Recruitment Genius: Software Development Manager

£40000 - £50000 per annum: Recruitment Genius: This is an exciting opportunity...

Ashdown Group: Product Manager - (Product Marketing, Financial Services)

£30000 - £35000 per annum + Benefits: Ashdown Group: Marketing Manager - Marke...

Recruitment Genius: Compliance Assistant

£13000 per annum: Recruitment Genius: This Pension Specialist was established ...

Ashdown Group: Market Research Executive

£23000 - £26000 per annum + Benefits: Ashdown Group: Market Research Executive...

Day In a Page

Isis hostage crisis: The prisoner swap has only one purpose for the militants - recognition its Islamic State exists and that foreign nations acknowledge its power

Isis hostage crisis

The prisoner swap has only one purpose for the militants - recognition its Islamic State exists and that foreign nations acknowledge its power, says Robert Fisk
Missing salvage expert who found $50m of sunken treasure before disappearing, tracked down at last

The runaway buccaneers and the ship full of gold

Salvage expert Tommy Thompson found sunken treasure worth millions. Then he vanished... until now
Homeless Veterans appeal: ‘If you’re hard on the world you are hard on yourself’

Homeless Veterans appeal: ‘If you’re hard on the world you are hard on yourself’

Maverick artist Grayson Perry backs our campaign
Assisted Dying Bill: I want to be able to decide about my own death - I want to have control of my life

Assisted Dying Bill: 'I want control of my life'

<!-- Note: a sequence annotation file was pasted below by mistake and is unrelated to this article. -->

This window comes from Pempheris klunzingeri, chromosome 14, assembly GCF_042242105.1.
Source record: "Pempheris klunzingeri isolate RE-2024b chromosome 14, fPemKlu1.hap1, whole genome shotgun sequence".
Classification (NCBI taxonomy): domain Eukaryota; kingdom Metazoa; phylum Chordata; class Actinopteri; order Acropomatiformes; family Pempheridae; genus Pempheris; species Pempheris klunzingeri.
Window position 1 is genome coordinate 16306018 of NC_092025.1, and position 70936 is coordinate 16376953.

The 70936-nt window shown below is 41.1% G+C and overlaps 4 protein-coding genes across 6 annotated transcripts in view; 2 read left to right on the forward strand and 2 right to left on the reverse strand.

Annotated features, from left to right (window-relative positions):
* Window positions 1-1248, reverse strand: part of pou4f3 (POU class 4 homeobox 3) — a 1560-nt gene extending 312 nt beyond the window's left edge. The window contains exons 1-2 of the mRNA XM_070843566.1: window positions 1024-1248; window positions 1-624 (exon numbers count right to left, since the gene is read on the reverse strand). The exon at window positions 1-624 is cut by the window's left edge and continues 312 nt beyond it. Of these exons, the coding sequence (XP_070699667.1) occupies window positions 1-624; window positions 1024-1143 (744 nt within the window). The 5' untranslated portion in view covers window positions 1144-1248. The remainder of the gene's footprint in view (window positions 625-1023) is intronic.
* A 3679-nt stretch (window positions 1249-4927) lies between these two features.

This week the Assisted Dying Bill is debated in the Lords. Virginia Ironside, who has already made plans for her own self-deliverance, argues that it's time we allowed people a humane, compassionate death
Move over, kale - cabbage is the new rising star

Cabbage is king again

Sophie Morris banishes thoughts of soggy school dinners and turns over a new leaf
11 best winter skin treats

Give your moisturiser a helping hand: 11 best winter skin treats

Get an extra boost of nourishment from one of these hard-working products
Paul Scholes column: The more Jose Mourinho attempts to influence match officials, the more they are likely to ignore him

Paul Scholes column

The more Jose Mourinho attempts to influence match officials, the more they are likely to ignore him
Frank Warren column: No cigar, but pots of money: here come the Cubans

Frank Warren's Ringside

No cigar, but pots of money: here come the Cubans
Isis hostage crisis: Militant group stands strong as its numerous enemies fail to find a common plan to defeat it

Isis stands strong as its numerous enemies fail to find a common plan to defeat it

The jihadis are being squeezed militarily and economically, but there is no sign of an implosion, says Patrick Cockburn
Virtual reality thrusts viewers into the frontline of global events - and puts film-goers at the heart of the action

Virtual reality: Seeing is believing

Virtual reality thrusts viewers into the frontline of global events - and puts film-goers at the heart of the action
Homeless Veterans appeal: MP says Coalition ‘not doing enough’

Homeless Veterans appeal

MP says Coalition ‘not doing enough’ to help
Larry David, Steve Coogan and other comedians share stories of depression in new documentary

Comedians share stories of depression

The director of the new documentary, Kevin Pollak, tells Jessica Barrett how he got them to talk
Has The Archers lost the plot with it's spicy storylines?

Has The Archers lost the plot?

A growing number of listeners are voicing their discontent over the rural soap's spicy storylines; so loudly that even the BBC's director-general seems worried, says Simon Kelner
English Heritage adds 14 post-war office buildings to its protected lists

14 office buildings added to protected lists

Christopher Beanland explores the underrated appeal of these palaces of pen-pushing
Human skull discovery in Israel proves humans lived side-by-side with Neanderthals

Human skull discovery in Israel proves humans lived side-by-side with Neanderthals

Scientists unearthed the cranial fragments from Manot Cave in West Galilee